Other prominent physicists include: Amedeo Avogadro (most noted for his contributions to molecular theory, in particular the Avogadro's law and the Avogadro constant), Evangelista Torricelli (inventor of barometer), Alessandro Volta (inventor of electric battery), Guglielmo Marconi (inventor of radio), Galileo Ferraris and Antonio Pacinotti, pioneers of the induction motor, Alessandro Cruto, pioneer of light bulb and Innocenzo Manzetti, eclectic pioneer of auto and robotics, Ettore Majorana (who discovered the Majorana fermions), Carlo Rubbia (1984 Nobel Prize in Physics for work leading to the discovery of the W and Z particles at CERN). Antonio Meucci is known for developing a voice-communication device which is often credited as the first telephone.[309][310] Pier Giorgio Perotto in 1964 designed one of the first desktop programmable calculators, the Programma 101.[311][312][313] In biology, Francesco Redi has been the first to challenge the theory of spontaneous generation by demonstrating that maggots come from eggs of flies and he described 180 parasites in details and Marcello Malpighi founded microscopic anatomy, Lazzaro Spallanzani conducted important research in bodily functions, animal reproduction, and cellular theory, Camillo Golgi, whose many achievements include the discovery of the Golgi complex, paved the way to the acceptance of the Neuron doctrine, Rita Levi-Montalcini discovered the nerve growth factor (awarded 1986 Nobel Prize in Physiology or Medicine). In chemistry, Giulio Natta received the Nobel Prize in Chemistry in 1963 for his work on high polymers. Giuseppe Occhialini received the Wolf Prize in Physics for the discovery of the pion or pi-meson decay in 1947. Ennio de Giorgi, a Wolf Prize in Mathematics recipient in 1990, solved Bernstein's problem about minimal surfaces and the 19th Hilbert problem on the regularity of solutions of Elliptic partial differential equations.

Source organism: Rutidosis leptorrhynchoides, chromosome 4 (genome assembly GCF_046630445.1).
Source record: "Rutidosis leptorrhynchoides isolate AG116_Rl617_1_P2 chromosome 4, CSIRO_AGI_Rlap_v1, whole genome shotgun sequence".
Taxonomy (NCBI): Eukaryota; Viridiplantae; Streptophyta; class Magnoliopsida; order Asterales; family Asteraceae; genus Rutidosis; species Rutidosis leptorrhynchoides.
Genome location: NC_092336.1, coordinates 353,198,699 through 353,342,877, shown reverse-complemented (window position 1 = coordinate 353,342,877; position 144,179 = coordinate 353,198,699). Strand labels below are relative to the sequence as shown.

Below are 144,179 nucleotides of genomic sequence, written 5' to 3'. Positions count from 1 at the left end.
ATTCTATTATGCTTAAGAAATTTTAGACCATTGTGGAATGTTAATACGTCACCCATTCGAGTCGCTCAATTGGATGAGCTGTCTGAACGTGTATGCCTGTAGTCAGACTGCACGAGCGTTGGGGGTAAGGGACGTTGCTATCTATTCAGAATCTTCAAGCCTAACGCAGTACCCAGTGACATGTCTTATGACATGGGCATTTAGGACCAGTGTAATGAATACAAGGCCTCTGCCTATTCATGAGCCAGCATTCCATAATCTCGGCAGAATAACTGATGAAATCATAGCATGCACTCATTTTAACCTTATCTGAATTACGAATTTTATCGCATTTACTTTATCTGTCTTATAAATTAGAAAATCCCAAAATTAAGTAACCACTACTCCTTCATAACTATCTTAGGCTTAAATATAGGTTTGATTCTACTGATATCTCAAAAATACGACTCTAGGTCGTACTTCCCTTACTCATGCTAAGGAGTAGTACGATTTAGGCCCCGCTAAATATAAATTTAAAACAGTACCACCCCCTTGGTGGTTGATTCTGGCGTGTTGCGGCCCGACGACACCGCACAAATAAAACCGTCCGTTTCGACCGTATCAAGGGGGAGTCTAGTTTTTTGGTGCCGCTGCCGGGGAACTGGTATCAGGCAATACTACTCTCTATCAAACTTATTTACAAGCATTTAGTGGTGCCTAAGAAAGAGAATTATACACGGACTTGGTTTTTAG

There are numerous technology parks in Italy such as the Science and Technology Parks Kilometro Rosso (Bergamo), the AREA Science Park (Trieste), The VEGA-Venice Gateway for Science and Technology (Venezia), the Toscana Life Sciences (Siena), the Technology Park of Lodi Cluster (Lodi), and the Technology Park of Navacchio (Pisa).[314] ELETTRA, Eurac Research, ESA Centre for Earth Observation, Institute for Scientific Interchange, International Centre for Genetic Engineering and Biotechnology, Centre for Maritime Research and Experimentation and the International Centre for Theoretical Physics conduct basic research. Trieste has the highest percentage of researchers in Europe in relation to the population.[315]

Tourism

The Amalfi Coast is one of Italy's major tourist destinations.[316]

Italy is the fifth most visited country in the world, with a total of 52.3 million international arrivals in 2016.[317] The total contribution of travel & tourism to GDP (including wider effects from investment, the supply chain and induced income impacts) was EUR162.7bn in 2014 (10.1% of GDP) and generated 1,082,000 jobs directly in 2014 (4.8% of total employment).[318]

Italy is well known for its cultural and environmental tourist routes and is home to 55 UNESCO World Heritage Sites.[319] Rome is the 3rd most visited city in Europe and the 12th in the world, with 9.4 million arrivals in 2017 while Milan is the 27th worldwide with 6.8 million tourists.[320] In addition, Venice and Florence are also among the world's top 100 destinations.

Demographics

Map of Italy's population density as of the 2011 census